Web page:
James Crisp

Software dev, tech, mind hacks and the occasional personal bit

Tech Ed Talk: REST Patterns and .NET

I’ll be giving a talk at Tech Ed this year on REST and how it can be implemented in .NET, much inspired by the thoughts of Jim Webber on good RESTful web services, and Garr Reynolds on the “Zen” presentation style. Here’s some more info:

REST Patterns and .NET

Sydney Convention Centre, Darling Harbour
5 September 2008
10:15am – 11:30am
(ARC306)

REST has sparked furious debate, and reactions from fan-boy adoration to hate. As the arguments quiet and the dust settles, it is becoming clear that the RESTful style is a viable choice for the Enterprise. Framework support is growing rapidly. WCF now provides basic REST support. Meanwhile, the budding MVC framework opens the door to building services which leverage hypermedia. This talk will leave you with an understanding of the RESTful architectural style and provide you with recommendations on designing and building both simple and hypermedia driven web services in .NET.

Hope to see you there!

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2 Comments

  1. Craig Bruce

    Hi… attended your talk at Tech-Ed on REST patterns and found it very useful/informative…

    I remember you covering points on why REST with WCF is not a good idea but didn’t take notes 🙁 …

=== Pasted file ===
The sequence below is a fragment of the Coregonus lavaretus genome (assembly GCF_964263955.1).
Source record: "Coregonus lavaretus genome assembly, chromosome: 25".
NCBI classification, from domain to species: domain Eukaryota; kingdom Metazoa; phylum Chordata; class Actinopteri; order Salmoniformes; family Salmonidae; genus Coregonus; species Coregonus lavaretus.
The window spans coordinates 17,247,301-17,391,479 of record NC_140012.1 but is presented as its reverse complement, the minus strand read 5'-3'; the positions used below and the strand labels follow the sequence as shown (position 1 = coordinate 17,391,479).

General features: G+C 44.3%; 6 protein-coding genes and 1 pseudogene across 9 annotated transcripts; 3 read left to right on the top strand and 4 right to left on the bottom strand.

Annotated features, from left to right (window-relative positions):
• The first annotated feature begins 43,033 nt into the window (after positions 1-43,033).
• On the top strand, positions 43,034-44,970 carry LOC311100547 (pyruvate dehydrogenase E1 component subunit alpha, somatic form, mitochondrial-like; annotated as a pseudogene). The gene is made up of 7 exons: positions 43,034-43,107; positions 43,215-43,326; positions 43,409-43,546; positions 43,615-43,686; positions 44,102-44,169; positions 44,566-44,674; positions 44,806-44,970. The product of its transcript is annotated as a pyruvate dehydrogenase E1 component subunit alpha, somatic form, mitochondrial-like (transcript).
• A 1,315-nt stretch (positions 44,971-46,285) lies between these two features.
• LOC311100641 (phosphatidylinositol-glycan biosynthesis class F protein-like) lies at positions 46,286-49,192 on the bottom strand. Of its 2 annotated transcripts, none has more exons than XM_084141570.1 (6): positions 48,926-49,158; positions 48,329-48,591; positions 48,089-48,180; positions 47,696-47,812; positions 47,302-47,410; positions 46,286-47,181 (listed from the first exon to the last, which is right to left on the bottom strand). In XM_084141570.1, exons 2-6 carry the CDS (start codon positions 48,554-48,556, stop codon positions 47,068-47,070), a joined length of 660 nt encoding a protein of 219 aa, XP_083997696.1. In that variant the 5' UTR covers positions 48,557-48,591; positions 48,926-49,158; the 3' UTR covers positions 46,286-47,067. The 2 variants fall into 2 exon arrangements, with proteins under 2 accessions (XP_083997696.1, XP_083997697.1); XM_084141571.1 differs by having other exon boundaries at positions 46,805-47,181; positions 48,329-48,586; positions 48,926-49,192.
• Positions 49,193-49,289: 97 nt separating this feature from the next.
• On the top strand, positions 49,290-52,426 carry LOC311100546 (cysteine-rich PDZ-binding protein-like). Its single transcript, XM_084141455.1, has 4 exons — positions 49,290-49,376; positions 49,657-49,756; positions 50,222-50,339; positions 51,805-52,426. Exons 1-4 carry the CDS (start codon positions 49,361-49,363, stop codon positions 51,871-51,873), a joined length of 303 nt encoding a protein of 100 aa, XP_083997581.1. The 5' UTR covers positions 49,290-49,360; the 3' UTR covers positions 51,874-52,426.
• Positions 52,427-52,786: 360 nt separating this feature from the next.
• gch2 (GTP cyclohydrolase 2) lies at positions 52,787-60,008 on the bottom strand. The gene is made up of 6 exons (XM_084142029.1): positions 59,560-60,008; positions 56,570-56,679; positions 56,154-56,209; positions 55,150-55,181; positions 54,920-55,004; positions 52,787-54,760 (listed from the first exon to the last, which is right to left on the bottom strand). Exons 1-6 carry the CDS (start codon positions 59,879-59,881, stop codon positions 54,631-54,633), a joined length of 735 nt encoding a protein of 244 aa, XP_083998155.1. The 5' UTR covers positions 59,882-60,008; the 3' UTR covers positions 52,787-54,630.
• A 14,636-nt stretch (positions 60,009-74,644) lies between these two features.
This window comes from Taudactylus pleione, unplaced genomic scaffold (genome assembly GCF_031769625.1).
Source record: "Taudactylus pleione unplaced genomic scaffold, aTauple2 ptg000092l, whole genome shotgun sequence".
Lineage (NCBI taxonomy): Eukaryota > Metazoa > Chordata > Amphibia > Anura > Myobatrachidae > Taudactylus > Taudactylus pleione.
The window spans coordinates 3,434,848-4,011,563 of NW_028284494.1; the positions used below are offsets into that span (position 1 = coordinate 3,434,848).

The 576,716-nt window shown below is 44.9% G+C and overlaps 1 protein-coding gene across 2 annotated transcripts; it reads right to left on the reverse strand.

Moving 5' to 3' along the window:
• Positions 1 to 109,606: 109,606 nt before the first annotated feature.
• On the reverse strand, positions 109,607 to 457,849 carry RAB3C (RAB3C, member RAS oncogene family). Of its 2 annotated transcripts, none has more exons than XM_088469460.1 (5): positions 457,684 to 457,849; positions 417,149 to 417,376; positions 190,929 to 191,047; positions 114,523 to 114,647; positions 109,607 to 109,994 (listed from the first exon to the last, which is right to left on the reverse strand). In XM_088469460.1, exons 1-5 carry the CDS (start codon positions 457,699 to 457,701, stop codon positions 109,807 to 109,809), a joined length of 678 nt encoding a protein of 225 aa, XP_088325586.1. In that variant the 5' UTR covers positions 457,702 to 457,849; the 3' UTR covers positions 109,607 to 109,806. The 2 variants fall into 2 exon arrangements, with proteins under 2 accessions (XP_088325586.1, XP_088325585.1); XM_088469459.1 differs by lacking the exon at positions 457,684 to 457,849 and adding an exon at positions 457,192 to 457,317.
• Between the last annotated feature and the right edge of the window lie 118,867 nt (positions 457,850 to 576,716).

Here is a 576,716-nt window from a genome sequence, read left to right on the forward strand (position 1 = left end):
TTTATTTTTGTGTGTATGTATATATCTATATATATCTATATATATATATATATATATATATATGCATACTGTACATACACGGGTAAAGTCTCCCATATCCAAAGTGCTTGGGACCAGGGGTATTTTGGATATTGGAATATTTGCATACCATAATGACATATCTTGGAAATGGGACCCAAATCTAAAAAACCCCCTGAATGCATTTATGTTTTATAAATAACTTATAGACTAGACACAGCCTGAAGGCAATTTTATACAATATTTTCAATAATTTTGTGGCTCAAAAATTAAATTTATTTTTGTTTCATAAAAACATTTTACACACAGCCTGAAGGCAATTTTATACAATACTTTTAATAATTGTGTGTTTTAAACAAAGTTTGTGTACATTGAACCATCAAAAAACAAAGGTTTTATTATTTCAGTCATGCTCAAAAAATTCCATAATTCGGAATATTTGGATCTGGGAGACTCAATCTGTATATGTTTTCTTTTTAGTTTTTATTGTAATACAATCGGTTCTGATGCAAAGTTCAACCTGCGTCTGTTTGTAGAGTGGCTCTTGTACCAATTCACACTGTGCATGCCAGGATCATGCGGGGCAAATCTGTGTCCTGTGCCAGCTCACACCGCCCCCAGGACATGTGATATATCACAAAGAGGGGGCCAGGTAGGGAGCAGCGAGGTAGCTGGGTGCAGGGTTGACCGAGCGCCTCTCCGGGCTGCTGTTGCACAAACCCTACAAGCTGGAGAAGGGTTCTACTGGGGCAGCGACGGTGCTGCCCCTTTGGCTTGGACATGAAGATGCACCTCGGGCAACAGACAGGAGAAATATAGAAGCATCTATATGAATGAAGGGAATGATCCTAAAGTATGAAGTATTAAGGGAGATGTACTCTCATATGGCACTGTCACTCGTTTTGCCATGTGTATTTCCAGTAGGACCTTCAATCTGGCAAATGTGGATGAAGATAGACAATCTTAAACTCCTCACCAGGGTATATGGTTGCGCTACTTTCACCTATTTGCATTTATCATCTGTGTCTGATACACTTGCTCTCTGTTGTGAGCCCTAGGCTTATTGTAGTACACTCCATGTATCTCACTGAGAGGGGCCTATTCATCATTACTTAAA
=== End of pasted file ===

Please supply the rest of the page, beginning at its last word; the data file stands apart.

would you be able to point me to these reasons by way of reply or link?

    That would be great ..thanks!

  2. Hi Craig,

    Thanks for your comment. WCF REST has support for choosing verbs and URI templates, and also nice support for ATOM. Astoria Data Services (built on WCF) give you a handy API for exposing your data via CRUD mapped to REST.

    However, with WCF, it’s all based around serialised objects, rather than documents. This means you’ll have a lot of difficulty controlling your representations, and including links and microformats in them (ie, you miss out on the whole hypermedia and discoverability side of things). WCF will not give you control or access to headers and status codes, which are pretty important when building a good restful system. So yeah, I think the best option is ASP.NET MVC which gives you full control of routing, representations, headers, status codes etc.

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